The awkward and frustrating journey of playing the Telltale Guardians of the Galaxy episodic game series has made fluctuations between ham-handed action sequences and overly complicated puzzle elements all along. This latest episode, Who Needs You,┬ámakes another sudden swerve — this time to character development and drama. After the tough choice presented in the previous installment — to keep or destroy the Infinity Forge — our heroes spend a majority of plot time on deeper dives into their interpersonal stories.

We get another mom-flashback, lots of Peter-on-damage-control among his friends and crew, and some truly entertaining choices (such as choosing which end of a giant space worm to fly their ship out of). What stands out the most is the heightened tension among the team in general, and the way the bulk of the episode seems to dwell in that.

A notable positive development in this episode is the soundtrack and the use of humor. The gags seem to be much more genuine and well-written, and work better at this stage, now that we’re deeper into the bizarre hybrid of movie/comic that prevails as a setting for this game series. The tunes are feeling less forced, and a lot more applicable to the story at hand. (Players even have to choose whether to jettison the prized Quill tape deck to save weight in the ship, so the music element is put on the line in a real way, inside the story.)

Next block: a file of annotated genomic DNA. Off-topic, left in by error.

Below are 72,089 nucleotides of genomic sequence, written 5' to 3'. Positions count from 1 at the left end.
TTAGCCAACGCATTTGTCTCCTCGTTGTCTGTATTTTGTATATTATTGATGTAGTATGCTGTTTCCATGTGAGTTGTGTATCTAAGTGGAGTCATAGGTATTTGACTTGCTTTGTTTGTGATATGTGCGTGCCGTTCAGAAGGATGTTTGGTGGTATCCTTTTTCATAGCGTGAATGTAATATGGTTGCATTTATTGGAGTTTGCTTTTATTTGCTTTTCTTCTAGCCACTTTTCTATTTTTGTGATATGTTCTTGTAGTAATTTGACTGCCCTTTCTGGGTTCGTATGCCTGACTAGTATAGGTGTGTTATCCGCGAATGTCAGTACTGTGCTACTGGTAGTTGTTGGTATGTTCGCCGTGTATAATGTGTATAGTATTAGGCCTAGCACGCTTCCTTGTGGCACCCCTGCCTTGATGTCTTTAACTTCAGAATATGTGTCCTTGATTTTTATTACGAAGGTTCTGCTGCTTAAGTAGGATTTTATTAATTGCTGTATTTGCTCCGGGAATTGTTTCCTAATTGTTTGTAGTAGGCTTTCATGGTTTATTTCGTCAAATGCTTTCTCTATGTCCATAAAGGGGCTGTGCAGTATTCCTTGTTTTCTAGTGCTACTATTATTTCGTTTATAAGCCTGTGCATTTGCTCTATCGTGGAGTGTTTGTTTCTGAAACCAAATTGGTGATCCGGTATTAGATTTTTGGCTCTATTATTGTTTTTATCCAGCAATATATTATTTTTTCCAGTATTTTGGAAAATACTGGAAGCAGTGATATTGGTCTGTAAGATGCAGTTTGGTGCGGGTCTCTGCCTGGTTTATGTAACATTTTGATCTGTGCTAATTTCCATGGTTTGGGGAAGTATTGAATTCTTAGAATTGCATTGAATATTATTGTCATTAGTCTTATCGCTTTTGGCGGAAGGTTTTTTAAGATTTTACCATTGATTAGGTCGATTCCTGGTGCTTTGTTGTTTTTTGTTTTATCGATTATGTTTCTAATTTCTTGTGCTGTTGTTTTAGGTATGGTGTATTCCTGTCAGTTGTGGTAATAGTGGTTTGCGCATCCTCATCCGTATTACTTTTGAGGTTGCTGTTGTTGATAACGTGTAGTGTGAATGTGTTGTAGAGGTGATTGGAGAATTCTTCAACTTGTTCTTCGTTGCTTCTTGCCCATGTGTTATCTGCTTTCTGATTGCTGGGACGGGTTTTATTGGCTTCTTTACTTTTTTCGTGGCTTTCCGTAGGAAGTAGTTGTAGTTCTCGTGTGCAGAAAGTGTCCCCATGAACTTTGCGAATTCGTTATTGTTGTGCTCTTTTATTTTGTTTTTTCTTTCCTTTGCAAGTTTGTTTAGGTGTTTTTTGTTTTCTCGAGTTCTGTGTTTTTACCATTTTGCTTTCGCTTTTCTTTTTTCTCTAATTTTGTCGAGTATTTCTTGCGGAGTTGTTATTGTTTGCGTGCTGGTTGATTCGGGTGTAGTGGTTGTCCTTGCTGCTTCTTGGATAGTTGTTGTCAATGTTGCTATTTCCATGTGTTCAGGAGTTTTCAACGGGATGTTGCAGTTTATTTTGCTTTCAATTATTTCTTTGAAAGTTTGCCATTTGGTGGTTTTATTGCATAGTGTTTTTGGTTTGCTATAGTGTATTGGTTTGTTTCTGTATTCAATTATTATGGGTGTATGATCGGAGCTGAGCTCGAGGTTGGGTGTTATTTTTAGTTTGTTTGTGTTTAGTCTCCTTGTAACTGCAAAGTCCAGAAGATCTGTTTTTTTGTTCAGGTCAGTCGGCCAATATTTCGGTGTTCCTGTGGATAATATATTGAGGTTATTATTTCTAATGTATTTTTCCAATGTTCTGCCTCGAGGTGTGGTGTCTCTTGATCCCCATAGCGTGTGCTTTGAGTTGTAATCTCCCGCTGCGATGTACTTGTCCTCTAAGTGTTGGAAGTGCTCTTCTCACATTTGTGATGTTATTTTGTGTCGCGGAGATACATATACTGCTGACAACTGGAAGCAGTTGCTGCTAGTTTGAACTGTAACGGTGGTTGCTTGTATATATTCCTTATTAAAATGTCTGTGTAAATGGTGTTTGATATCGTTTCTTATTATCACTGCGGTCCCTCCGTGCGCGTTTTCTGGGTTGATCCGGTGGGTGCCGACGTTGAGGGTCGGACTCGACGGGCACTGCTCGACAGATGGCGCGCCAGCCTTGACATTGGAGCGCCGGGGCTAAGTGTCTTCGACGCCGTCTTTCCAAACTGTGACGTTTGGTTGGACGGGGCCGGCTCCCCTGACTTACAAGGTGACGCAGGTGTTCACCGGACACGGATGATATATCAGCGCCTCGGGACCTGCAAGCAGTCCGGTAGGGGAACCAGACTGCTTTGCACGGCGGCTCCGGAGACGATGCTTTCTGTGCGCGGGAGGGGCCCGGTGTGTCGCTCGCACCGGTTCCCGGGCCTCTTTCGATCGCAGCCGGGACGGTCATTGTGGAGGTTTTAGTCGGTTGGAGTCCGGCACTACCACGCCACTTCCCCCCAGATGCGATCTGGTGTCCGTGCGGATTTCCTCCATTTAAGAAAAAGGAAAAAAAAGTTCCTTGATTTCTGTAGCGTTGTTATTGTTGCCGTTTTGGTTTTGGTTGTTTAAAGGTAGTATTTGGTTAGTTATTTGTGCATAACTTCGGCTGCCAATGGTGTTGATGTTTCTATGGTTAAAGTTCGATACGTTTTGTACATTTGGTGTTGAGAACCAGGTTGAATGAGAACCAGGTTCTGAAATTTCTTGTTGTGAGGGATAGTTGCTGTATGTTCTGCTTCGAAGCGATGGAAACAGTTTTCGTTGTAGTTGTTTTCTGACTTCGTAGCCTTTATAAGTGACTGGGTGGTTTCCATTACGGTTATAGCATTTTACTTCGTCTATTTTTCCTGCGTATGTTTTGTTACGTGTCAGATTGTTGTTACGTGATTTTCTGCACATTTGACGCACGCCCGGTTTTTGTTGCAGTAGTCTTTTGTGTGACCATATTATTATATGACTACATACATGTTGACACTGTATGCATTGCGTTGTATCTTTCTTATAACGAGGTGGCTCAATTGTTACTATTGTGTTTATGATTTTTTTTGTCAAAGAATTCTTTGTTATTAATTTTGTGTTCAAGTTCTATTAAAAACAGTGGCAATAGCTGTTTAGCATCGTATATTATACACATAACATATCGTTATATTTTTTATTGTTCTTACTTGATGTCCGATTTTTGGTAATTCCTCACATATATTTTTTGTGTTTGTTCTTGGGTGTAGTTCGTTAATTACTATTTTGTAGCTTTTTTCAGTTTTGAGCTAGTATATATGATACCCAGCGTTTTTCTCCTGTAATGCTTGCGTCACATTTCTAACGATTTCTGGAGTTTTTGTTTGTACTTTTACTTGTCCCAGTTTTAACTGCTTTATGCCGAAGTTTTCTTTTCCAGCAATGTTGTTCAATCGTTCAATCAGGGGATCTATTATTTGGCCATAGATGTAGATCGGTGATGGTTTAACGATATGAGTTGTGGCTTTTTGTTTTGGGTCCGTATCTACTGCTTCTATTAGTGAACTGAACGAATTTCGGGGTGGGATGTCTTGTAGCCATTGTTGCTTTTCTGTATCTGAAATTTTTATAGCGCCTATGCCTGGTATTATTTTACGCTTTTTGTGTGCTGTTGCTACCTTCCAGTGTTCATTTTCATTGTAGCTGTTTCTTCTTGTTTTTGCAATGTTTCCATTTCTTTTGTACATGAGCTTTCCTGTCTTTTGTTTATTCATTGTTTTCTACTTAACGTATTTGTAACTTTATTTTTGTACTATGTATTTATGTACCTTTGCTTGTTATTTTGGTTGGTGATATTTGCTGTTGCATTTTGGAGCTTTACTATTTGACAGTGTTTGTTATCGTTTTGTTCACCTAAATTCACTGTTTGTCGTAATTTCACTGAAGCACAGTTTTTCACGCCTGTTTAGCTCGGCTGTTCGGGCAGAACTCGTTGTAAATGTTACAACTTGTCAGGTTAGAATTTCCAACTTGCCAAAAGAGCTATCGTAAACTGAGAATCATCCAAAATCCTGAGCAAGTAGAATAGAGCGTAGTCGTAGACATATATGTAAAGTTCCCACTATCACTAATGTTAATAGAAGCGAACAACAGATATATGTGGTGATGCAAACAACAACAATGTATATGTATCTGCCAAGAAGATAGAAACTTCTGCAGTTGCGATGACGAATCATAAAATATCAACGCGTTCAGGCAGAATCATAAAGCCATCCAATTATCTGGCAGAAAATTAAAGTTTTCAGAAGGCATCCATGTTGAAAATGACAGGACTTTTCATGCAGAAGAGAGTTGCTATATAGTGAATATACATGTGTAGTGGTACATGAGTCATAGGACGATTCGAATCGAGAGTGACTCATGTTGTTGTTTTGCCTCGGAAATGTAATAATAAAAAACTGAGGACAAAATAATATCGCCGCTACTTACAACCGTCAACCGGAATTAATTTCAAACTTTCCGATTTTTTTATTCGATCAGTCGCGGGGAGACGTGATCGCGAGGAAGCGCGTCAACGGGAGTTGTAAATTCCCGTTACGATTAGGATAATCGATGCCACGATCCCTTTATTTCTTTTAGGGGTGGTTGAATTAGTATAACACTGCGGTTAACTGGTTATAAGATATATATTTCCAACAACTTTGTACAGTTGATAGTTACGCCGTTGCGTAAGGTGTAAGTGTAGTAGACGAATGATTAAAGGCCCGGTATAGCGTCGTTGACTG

An additional flashback, designed most likely to add weight to the choices the player will undertake, is concerning Drax and his daughter. This links into a pivotal choice late in the episode, to help Drax make a self-sacrificial attack to save the team or not. Statistics show that a majority of players choose to help him do this, but it is likely that not many people believe a character’s death to be permanent in this resurrection-focused adventure.

Regardless of the choices made by the player, the story ends at a point of division among the team, marked by Mantis having a big meltdown over the conflict among the heroes. In a major way, she’s the voice of the audience/player in her observations. In fact, given the melodrama, it is a cathartic embrace of our real-world thoughts.

Depending on the player’s decision regarding Drax, the story concludes with differing fallout and splits among the characters, and the final scene takes place in a bar with the resulting pair (and baby worm) witnessing a new report teasing the major offensive by the story’s villain, Hala, and setting up the big showdown for Episode 5.

Fans who mourn the loss of Drax can take comfort in his heavy presence in the teaser for the final episode, Don’t Stop Believin’,┬ácoming soon.